Auditors raise concerns about State Surplus inventory tracking
Online auction site is agency’s biggest moneymaker.
LANSING — The D.J. Jacobetti Home for Veterans in Marquette was looking to unload a Chevy transport van with a wheelchair lift.
A medical transportation company in Flint was looking to pick one up.
Buyer and seller met Jan. 20 on MiBid, an Internet auction site overseen by Michigan’s State Surplus program. The van, a 2006 Chevy Express 3500 LS with 48,000 miles, sold to On the Move Transportation for $10,177.
The winning bid was a little pricey, said company President Gregory Leverette, but the premium price was worth it.
“State vehicles are usually maintained on a regular basis,” said Leverette, who’s been in the medical transport and charter bus business for about 15 years. “So I’ve had pretty good luck with the vehicles I’ve bought from them.”
MiBid, run by a private contractor, is the most lucrative method the State Surplus program has for disposing of old equipment that arrives from state and federal agencies. The program brought in about $1.5 million in fiscal year 2012-13, according to a state audit report, and more than 90 percent of that was from the online auction site.
Items for auction come from various state departments, local governments and abandoned items collected at Michigan airports by the U.S. Transportation Security Administration. The State Surplus website boasts a potential inventory of “cars, computers, paddle boats, pocket knives, wine keys, desks, lawn maintenance equipment, book shelves, jewelry, cameras, police cars, flat-screen TVs, and so much more!”
But auditors have raised concerns that State Surplus isn’t keeping proper track of the items that pass through its hands. A recent report found the program wasn’t doing enough to separate the people who collect revenue from the people who record it, raising “the risk of misappropriating State Surplus revenue.”
The audit also noted many items coming into State Surplus weren’t adequately tracked and couldn’t be accounted for.
Auditors didn’t find any evidence of wrongdoing, said Kelly Miller, state relations officer for the Office of the Auditor General, which conducted the review at a cost of about $100,000.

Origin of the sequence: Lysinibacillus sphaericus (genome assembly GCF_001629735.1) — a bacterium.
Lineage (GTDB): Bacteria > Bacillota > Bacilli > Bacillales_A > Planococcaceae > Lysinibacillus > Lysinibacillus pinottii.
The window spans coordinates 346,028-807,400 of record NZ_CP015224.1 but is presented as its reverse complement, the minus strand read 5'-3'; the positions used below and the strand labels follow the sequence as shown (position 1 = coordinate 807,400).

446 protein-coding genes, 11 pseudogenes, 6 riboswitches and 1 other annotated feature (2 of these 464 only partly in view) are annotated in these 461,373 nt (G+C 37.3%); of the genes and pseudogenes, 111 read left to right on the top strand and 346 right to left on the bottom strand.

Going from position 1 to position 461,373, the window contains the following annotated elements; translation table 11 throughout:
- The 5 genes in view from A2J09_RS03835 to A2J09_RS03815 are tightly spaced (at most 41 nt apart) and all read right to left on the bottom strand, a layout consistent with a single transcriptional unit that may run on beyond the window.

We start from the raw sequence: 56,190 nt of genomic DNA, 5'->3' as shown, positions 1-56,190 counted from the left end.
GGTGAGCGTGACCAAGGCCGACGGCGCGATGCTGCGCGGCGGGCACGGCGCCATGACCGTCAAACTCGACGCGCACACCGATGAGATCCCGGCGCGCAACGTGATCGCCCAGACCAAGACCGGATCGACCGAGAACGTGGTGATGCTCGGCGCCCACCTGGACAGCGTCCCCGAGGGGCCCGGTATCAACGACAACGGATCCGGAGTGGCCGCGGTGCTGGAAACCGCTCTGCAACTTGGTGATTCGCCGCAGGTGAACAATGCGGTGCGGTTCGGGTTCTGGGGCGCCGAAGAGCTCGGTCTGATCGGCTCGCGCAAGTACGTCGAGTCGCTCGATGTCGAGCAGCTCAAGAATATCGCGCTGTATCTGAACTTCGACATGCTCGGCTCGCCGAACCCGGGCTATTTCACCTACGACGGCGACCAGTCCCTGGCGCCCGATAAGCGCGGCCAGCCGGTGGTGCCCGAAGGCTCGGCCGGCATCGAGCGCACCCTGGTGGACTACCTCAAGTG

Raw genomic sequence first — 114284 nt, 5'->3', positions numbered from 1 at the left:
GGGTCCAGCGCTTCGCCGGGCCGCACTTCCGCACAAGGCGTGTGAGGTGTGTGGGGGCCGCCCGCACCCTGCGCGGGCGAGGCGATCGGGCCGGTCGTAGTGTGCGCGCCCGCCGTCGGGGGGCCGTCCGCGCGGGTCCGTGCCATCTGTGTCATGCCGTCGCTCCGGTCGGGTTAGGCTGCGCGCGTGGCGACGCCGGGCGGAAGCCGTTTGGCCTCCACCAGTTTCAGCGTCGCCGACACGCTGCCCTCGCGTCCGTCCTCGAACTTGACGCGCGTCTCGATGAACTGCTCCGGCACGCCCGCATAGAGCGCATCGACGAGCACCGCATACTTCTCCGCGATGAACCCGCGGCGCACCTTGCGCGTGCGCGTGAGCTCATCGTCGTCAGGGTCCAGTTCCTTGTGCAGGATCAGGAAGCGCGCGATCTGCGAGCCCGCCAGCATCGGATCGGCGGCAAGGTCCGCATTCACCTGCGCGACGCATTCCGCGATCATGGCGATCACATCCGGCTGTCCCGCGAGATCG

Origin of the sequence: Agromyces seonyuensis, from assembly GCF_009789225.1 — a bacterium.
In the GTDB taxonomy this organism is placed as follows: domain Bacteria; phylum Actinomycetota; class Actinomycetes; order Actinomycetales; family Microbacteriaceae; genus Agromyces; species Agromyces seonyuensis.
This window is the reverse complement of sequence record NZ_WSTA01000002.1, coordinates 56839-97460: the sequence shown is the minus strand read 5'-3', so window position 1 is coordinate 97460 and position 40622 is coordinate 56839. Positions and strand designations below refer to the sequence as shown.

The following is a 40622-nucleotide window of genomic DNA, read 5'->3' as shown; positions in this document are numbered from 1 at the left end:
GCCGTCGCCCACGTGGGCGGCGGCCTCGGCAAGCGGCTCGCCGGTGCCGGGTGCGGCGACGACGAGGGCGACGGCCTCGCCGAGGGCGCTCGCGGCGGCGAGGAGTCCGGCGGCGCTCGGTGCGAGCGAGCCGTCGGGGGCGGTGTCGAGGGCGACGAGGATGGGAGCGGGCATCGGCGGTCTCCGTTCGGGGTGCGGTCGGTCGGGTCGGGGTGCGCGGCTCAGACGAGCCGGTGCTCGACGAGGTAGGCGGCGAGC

“What we looked at was the segregation of duties and the lack of documentation,” Miller said. “Those provided opportunities. We don’t know that anything wrong happened … only that the potential was raised.”
State Surplus acknowledges the issues and is working to correct them, said Kristi Thompson, who manages the program within the Department of Technology, Management and Budget.
“We’re going to re-evaluate our practices and procedures, and we’ve already started that,” Thompson said.
The department noted in the audit report that separating duties has been difficult because State Surplus is down to five full-time employees. When Thompson began her role in 2010, there were nine employees, she said.
Staffing has been reduced to match a drop in surplus sales, Thompson said. The surplus program pays for itself through sales revenues, and in recent years the number and quality of items for sale has diminished.
“State departments are holding onto things longer rather than replacing them more frequently,” Thompson said. “Obviously, the older an item is, the less resale value it has.”
As for untracked items, Thompson said sometimes items come in groups and are divided into separate auction lots. The department also told auditors that “most items transferred from state agencies for disposition were generally not worth the expense of inventorying.”
When property comes into State Surplus, employees decide whether to throw it away, give it away or sell it. Many items, like clothing or Christmas gifts left at airports, are donated to charities or school districts, Thompson said. Individual agencies also have been given more discretion to throw junk away rather than filling out paperwork and sending it to State Surplus for disposal, she said.
State vehicles account for the biggest chunk of surplus sales revenue — more than half the money that comes in from auction sales, according to the audit report. State Surplus takes a flat fee from those sales, and some revenue goes back to the originating agencies. A 2004 motorcoach with a wheelchair lift was the biggest selling item of the audit period, going for just over $82,000 in 2012.
Surplus vehicle sales can help businesspeople like On the Move Transportation President Leverette, who is comfortable enough with the process that he didn’t travel to inspect his new $10,000 van at the Jacobetti veterans home before bidding on it.
“Marquette’s a little ways away from me; I still have to get up there and get the thing,” Leverette said. “We’ve got to pick it up soon. We actually need it.”